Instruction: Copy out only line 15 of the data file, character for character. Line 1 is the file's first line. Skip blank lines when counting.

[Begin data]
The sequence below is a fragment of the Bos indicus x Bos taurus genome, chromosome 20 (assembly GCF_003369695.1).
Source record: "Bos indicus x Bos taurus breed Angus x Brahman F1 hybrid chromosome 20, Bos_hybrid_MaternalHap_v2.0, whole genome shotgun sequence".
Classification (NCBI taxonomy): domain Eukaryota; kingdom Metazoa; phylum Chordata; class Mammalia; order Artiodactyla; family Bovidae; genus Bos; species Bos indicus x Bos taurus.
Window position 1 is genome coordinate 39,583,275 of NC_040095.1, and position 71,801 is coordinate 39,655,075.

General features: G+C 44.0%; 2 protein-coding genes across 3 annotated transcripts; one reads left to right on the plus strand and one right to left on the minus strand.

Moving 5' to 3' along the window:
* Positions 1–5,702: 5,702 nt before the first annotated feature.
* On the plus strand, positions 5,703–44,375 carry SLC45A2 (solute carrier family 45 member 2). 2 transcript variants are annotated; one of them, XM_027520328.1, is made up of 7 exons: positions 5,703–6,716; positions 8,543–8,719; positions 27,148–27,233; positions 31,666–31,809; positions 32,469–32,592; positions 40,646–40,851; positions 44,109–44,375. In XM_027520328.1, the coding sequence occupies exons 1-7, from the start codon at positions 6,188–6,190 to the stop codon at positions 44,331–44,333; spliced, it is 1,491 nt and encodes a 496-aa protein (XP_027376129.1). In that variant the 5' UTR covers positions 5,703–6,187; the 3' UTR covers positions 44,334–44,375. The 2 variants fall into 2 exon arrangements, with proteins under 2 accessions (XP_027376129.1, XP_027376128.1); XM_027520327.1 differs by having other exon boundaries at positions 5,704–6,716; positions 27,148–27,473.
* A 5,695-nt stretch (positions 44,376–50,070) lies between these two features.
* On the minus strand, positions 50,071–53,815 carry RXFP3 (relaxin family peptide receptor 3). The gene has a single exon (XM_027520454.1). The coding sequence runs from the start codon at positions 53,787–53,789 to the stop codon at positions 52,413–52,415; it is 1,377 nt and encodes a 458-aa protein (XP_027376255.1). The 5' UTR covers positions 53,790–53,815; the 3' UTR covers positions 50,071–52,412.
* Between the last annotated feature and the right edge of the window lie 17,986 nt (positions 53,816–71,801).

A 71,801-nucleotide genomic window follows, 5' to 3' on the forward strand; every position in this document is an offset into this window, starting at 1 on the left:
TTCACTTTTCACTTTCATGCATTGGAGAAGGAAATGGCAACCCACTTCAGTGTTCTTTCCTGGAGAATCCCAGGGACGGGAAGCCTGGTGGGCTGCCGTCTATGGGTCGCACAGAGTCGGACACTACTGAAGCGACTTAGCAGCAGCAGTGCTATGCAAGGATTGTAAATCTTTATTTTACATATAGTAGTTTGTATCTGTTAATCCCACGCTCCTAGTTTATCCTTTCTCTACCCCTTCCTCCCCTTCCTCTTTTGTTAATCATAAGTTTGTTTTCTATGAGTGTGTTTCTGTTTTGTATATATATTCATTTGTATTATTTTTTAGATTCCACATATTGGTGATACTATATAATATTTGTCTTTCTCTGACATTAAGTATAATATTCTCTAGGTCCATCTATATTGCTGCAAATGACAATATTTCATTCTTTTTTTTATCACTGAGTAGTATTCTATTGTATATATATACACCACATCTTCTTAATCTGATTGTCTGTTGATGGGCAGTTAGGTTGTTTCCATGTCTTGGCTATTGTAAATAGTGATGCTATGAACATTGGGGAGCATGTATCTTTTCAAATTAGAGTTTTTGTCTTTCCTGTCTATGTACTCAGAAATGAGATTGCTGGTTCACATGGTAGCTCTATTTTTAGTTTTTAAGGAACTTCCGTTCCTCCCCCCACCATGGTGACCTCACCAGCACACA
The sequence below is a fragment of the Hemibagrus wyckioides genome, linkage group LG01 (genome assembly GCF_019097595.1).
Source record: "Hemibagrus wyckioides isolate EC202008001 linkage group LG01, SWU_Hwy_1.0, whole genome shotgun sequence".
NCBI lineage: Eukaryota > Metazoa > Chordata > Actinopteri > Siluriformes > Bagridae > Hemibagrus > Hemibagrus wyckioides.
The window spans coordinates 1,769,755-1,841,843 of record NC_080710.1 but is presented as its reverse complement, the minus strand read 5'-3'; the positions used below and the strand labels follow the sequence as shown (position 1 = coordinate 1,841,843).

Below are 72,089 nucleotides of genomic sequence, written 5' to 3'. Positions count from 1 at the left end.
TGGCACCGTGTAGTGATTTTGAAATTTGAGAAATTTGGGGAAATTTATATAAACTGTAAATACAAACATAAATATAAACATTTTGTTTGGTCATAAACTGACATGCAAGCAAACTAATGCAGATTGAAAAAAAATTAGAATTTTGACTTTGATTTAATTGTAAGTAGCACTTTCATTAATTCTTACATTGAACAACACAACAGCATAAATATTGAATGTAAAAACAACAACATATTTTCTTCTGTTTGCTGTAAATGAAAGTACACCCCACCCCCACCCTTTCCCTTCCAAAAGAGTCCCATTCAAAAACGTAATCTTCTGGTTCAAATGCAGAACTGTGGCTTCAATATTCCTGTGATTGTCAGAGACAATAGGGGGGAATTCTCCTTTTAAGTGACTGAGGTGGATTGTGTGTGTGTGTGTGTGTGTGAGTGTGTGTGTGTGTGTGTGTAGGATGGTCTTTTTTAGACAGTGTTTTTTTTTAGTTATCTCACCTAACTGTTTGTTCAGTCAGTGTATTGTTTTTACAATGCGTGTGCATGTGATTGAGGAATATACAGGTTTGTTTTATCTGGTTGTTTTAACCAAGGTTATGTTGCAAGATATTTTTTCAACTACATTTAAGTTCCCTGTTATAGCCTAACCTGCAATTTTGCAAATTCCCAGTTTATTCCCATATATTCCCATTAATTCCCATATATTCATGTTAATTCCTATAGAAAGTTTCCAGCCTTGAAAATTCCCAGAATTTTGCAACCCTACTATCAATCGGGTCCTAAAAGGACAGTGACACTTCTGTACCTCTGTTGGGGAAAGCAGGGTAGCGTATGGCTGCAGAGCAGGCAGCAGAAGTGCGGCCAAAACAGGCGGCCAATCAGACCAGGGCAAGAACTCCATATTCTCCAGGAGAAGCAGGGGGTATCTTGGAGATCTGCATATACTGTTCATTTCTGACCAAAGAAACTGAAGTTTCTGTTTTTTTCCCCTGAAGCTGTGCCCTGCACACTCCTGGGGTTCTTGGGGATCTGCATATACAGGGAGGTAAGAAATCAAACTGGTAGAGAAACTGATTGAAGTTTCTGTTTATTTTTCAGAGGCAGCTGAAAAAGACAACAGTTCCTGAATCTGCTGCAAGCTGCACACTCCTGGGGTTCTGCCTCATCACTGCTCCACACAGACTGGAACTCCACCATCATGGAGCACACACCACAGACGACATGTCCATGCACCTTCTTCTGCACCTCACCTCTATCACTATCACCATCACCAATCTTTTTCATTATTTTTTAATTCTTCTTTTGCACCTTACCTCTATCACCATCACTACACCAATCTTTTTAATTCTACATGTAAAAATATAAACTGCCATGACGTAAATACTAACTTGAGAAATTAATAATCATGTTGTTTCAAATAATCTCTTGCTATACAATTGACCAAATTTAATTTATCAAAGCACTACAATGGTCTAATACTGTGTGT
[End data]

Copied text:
Source record: "Hemibagrus wyckioides isolate EC202008001 linkage group LG01, SWU_Hwy_1.0, whole genome shotgun sequence".